Tree branches are seen in the road during the approach of Hurricane Dorian on September 1, 2019 in Nassau, Bahamas. – Hurricane Dorian strengthened into a catastrophic Category 5 storm Sunday, packing 160 mph (267 kph) winds as it was about to slam into the Abaco Islands in the Bahamas, US weather forecasters said.”#Dorian is now a category 5 #hurricane with 160 mph sustained winds,” the Miami-based National Hurricane Center said in a tweet. “The eyewall of this catastrophic hurricane is about to hit the Abaco Islands with devastating winds,” it said.The slow moving storm was expected to linger over the Bahamas through Sunday and much of Monday, dumping up to 25 inches of rain in some areas and unleashing storm surges of 10 to 15-feet, forecasters said. (Photo by Lucy WORBOYS / AFP) (Photo credit should read LUCY WORBOYS/AFP/Getty Images)

Tree branches are seen in the road during the approach of Hurricane Dorian on September 1, 2019 in Nassau, Bahamas. – Hurricane Dorian strengthened into a catastrophic Category 5 storm Sunday, packing 160 mph (267 kph) winds as it was about to slam into the Abaco Islands in the Bahamas, US weather forecasters said.”#Dorian is now a category 5 #hurricane with 160 mph sustained winds,” the Miami-based National Hurricane Center said in a tweet. “The eyewall of this catastrophic hurricane is about to hit the Abaco Islands with devastating winds,” it said.The slow moving storm was expected to linger over the Bahamas through Sunday and much of Monday, dumping up to 25 inches of rain in some areas and unleashing storm surges of 10 to 15-feet, forecasters said. (Photo by Lucy WORBOYS / AFP) (Photo credit should read LUCY WORBOYS/AFP/Getty Images)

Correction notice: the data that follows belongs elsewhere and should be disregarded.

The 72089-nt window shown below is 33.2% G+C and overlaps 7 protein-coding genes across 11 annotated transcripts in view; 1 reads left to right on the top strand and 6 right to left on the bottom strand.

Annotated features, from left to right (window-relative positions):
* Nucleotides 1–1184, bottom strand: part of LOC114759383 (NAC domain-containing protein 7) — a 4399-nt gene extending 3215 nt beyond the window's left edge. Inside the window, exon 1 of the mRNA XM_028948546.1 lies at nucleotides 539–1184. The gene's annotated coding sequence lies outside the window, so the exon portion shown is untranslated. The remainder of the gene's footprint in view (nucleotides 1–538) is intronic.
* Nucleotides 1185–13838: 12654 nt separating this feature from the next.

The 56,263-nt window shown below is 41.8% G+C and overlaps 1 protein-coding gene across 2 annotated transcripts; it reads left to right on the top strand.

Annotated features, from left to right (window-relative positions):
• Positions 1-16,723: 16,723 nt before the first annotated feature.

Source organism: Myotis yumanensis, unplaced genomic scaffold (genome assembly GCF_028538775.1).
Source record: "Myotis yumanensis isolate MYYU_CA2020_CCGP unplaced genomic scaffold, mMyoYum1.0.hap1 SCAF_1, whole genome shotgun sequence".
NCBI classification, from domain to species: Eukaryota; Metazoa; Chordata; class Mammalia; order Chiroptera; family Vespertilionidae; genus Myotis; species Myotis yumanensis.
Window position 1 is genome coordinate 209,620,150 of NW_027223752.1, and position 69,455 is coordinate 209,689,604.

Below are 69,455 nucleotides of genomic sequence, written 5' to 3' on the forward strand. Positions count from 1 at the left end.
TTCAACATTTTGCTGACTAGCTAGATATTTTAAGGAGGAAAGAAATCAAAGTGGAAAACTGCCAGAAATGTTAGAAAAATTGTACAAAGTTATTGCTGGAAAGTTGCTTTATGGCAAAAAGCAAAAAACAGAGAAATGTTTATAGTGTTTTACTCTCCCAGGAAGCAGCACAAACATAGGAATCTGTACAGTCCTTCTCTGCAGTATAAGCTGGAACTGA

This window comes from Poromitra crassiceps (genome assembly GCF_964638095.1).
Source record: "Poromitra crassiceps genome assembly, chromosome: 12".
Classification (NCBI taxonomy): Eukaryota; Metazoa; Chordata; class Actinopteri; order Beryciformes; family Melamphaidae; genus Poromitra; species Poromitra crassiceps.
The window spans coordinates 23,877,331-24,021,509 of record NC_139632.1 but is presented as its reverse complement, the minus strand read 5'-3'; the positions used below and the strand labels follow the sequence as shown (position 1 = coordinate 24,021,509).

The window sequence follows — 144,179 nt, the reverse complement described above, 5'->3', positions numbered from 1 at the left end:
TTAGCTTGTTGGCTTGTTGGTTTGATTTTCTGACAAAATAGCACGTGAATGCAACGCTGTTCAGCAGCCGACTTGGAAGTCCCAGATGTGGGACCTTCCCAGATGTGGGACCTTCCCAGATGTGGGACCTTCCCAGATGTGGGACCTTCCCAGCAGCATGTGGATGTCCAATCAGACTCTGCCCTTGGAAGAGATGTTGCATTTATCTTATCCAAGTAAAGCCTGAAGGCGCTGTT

The entrance to Wambasso Beach County Park is closed in Wambasso Beach, Florida on September 1, 2019, ahead of Hurricane Dorian. – Hurricane Dorian unleashed “catastrophic conditions” as it hit the northern Bahamas, lashing the low-lying island chain with devastating 180 mph (285 kph) winds, the most intense in its modern history. Florida residents, meanwhile, were bracing for a potentially dangerous brush with the storm as it slowly turns north after passing the Bahamas. (Photo by Adam DelGiudice / AFP) (Photo credit should read ADAM DELGIUDICE/AFP/Getty Images)

US President Donald Trump receives a briefing at the Federal Emergency Management Administration (FEMA) on Hurricane Dorian in Washington, DC, on September 1, 2019. (Photo by Nicholas Kamm / AFP) (Photo credit should read NICHOLAS KAMM/AFP/Getty Images)

US President Donald Trump receives a briefing at the Federal Emergency Management Administration (FEMA) on Hurricane Dorian in Washington, DC, on September 1, 2019. (Photo by Nicholas Kamm / AFP) (Photo credit should read NICHOLAS KAMM/AFP/Getty Images)

ATLANTIC OCEAN – SEPTEMBER 1: In this NOAA GOES-East satellite handout image, Hurricane Dorian, now a Cat. 5 storm, tracks towards the Florida coast taken at 13:20Z September 1, 2019 in the Atlantic Ocean. A hurricane warning is in effect for much of the northwestern Bahamas as it gets hit with 175 mph winds. According to the National Hurricane Center Dorian is predicted to hit the U.S. as a Category 4 storm. (Photo by NOAA via Getty Images)